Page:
Cape Town – Three Year Ago
The unexpected ringing of my cell phone is a little jarring in the quiet of my office as I work on troubleshooting issues with a current project. It’s buried somewhere in the chaos of papers on my desk. Cursing, I scramble through the mess and hope whoever it is doesn’t hang up before I find it. After a bit of a rummage, I triumphantly haul it out, noticing time has gotten away from me. Again. My online meeting with my attorney and ex-wife is now less than a half hour away.
“Hey. I hope I didn’t catch you at a bad time. You got a sec?”
“Sure, I’ve got one or two. What’s up?” I ask.
“I got an interesting email last night about some investment opportunities, and I really think we should look at them.”
“Ah. Sounds intriguing, but that sounds like a conversation that needs more time that I have right now. I have a video conference with Noah and Felicia shortly, but I can call you back.” My dad recommended Graham Morgan’s company to me when I made my first million dollars. I’ve been with Morgan Financial Holdings for years and trust Graham implicitly when it comes to my investments, but right this minute I need to deal with Felicia. “It sounds promising, and I’d like to hear more about it. What time works for you?”
“Yeah, of course. I’ve got a couple meetings a little later myself, so probably any time this evening. Work for you?”
“Yep. Say hi to Soraya and hug the kids for me. Chat later.”
Hanging up, I take a deep, bolstering breath noticing, for the millionth time, that time has simply flown by, and it’s now time for my call with my ex-wife. I open the video call app on my laptop and brace for whatever fresh drama Felicia’s cooked up for today. As always, Noah’s punctual, and my laptop signals the incoming video call.
“Noah, hey. How’s it going?”
“Yeah, good. You?”
“I’d be better if we weren’t doing this.” I grimace, hoping Felicia isn’t close by. If she hears me, it will just piss her off. And a pissed off Felicia is never a good thing. Noah chortles, highly amused with my comment. “Yeah, laugh it up, smart ass. At least I’m not the one stuck in a room with her.”
This time it’s his turn to grimace. “This is true.” Something about the way he says it has me frowning, but I have no chance to ask as he gets to his feet, saying, “Speaking of, Felicia’s waiting in the boardroom, so I’ll just take the laptop through there, and we can get this meeting started.”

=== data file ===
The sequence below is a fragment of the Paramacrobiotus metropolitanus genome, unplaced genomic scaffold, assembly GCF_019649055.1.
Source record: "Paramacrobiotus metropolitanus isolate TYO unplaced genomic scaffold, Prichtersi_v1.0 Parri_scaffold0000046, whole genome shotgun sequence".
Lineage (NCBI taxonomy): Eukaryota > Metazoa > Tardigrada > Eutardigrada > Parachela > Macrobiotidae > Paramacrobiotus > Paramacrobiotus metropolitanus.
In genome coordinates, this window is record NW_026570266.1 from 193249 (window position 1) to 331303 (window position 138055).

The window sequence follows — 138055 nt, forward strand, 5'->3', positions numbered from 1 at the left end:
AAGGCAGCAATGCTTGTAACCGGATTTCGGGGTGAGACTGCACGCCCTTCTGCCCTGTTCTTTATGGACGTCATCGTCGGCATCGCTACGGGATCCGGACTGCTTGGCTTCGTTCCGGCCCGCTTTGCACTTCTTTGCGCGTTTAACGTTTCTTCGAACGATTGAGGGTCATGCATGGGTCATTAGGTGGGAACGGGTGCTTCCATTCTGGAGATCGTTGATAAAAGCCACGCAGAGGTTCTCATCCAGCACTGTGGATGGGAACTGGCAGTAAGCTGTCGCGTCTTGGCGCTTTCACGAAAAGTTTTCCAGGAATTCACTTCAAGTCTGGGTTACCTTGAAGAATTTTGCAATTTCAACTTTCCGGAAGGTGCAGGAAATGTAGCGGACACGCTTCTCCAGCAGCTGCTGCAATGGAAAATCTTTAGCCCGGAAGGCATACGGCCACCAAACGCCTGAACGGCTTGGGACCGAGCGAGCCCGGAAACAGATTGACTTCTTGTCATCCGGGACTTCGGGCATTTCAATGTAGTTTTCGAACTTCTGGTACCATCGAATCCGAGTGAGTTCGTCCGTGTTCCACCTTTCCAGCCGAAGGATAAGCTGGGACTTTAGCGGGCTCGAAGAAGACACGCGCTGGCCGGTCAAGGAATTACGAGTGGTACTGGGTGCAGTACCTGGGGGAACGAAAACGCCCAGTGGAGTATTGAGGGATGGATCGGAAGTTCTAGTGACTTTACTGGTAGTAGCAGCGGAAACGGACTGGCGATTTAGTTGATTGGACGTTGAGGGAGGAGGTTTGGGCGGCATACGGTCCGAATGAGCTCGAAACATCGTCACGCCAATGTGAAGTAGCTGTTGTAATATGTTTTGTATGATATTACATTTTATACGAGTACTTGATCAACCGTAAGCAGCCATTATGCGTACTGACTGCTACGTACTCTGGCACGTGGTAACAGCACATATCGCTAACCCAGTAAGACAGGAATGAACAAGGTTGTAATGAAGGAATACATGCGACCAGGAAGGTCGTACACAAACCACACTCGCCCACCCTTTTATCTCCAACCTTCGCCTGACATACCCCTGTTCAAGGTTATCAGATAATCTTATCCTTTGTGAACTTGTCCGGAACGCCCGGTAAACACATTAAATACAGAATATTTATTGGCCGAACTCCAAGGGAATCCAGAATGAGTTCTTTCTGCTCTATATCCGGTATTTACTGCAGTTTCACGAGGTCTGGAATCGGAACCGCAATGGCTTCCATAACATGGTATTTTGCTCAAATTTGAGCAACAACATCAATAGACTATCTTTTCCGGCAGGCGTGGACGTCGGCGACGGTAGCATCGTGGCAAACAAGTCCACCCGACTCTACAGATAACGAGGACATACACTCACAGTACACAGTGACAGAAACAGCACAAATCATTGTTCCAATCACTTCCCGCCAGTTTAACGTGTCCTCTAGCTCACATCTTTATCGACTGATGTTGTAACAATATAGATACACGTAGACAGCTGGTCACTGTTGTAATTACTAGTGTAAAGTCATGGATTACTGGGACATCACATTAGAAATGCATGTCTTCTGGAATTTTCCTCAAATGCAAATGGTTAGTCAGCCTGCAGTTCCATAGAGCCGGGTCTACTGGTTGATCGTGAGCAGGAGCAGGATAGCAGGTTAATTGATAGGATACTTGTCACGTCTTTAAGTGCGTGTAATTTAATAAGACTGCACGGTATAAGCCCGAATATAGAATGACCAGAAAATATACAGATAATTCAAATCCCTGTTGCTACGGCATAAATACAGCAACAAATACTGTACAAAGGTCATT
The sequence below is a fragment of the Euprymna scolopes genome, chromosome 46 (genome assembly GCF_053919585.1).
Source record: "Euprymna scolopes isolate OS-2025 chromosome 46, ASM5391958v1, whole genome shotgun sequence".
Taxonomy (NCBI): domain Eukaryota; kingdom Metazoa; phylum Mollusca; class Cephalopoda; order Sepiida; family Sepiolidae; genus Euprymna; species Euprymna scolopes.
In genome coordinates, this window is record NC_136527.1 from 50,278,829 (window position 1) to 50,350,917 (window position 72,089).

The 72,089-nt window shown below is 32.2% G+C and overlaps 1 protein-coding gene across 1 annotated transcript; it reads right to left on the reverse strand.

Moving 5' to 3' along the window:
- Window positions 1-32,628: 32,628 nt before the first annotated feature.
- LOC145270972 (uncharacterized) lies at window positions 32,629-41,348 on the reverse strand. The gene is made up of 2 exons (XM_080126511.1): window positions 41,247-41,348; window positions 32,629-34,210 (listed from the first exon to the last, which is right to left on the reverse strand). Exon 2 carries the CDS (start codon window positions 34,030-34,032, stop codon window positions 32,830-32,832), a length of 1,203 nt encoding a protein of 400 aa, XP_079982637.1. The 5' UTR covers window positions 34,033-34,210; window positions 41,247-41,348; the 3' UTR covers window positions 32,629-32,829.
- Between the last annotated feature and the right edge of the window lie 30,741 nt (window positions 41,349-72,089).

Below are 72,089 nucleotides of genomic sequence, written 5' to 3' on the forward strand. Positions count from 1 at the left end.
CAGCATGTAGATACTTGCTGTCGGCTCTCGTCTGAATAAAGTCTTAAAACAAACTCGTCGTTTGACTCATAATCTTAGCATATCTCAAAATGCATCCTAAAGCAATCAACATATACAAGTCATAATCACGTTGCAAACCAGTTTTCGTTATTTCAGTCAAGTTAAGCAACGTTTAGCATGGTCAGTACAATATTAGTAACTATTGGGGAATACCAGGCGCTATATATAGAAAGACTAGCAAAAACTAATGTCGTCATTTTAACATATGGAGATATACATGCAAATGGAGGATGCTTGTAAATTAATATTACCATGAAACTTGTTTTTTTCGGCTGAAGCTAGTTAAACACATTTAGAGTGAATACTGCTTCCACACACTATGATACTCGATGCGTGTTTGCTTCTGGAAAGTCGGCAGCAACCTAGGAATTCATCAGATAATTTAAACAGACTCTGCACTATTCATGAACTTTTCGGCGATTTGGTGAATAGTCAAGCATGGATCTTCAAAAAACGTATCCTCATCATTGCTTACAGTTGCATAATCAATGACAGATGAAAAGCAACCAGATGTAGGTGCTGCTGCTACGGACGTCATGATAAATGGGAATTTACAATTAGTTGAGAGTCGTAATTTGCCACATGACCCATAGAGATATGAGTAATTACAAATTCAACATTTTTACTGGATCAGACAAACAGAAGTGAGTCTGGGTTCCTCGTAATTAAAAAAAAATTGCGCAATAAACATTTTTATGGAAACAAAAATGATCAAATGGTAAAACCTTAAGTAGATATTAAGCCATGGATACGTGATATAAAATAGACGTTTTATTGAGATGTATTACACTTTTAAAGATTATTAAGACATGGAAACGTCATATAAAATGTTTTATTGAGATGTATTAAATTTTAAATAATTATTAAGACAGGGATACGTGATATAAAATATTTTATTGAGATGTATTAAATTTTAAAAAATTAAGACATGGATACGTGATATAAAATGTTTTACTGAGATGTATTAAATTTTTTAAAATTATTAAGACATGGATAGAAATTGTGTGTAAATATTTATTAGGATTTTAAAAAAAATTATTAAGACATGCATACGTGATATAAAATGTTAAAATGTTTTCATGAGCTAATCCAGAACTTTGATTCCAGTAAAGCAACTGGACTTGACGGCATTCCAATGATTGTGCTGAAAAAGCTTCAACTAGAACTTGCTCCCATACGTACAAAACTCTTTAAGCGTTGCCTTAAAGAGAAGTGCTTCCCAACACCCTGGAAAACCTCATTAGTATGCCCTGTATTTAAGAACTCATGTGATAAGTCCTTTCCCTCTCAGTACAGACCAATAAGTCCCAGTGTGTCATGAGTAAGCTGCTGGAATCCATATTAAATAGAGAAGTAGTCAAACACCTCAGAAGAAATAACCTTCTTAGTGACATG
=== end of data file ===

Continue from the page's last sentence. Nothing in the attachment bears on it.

I sigh, really not in the mood for this meeting. But it’s been a long time coming, so best to just get it over with. If it means I can get this damn woman out of my hair once and for all, I’m all for it. I’m truly hoping it will bring the dysfunctional relationship Felicia and I have shared for the past three years to an end, allowing each of us to finally move on with our lives.
It saddens me that she and I have reached this point when we’d started out as friends. I guess we should have remained such. We got married for all the wrong reasons. As a child, she’d lived a nomadic lifestyle with her parents and craved the stability of a home. I wanted a family to call my own.
It was one-sided from the outset.
While I brought the much-needed steadiness to the itinerant lifestyle her parents had forced on her, she had never intended on giving me the family I so desperately sought. She simply neglected to share that little nugget of information before we said “I do”.
By the time we called it quits, we were arguing all the time, going out of our way to hurt each other in anger and frustration. I’m not proud of my part in it all. In the end, I couldn’t wait to be out of it; to say our divorce was acrimonious is a gross understatement. Angry at me for forcing the issue, Felicia was loath to surrender her marital status along with the stability it brought. That’s when things got really ugly.
Now here we are, poor Noah once again squarely in the middle of all the ugliness. Thank God for Noah and our lifelong friendship. Hopefully, today would mark the end of years of fighting.
As Noah sets the laptop down on his boardroom table, the first thing I immediately notice is that Felicia is there on her own. The second thing I notice is that she smiles at Noah. An uncertain one, but a smile nonetheless. At best, the two of them tolerated each other in the past, despite the three of us growing up together.
“Ah, there he is.” As she’s sitting back from the camera of the laptop, I can see Felicia smooth her skirt over her knees, a sure sign of nerves, before she offers me a timid smile. “Hi, Heath,” she says softly.
“Hi,” I return her greeting, wondering what today’s ploy is.
“Alrighty folks, I know you’re both busy, so shall we get this meeting underway?” Noah asks awkwardly.
“Sure,” I reply.
“Yes,” Felicia says, almost at the same time.
Nodding again, Noah turns to her and continues, “Felicia, you called this meeting. Would you like to open?”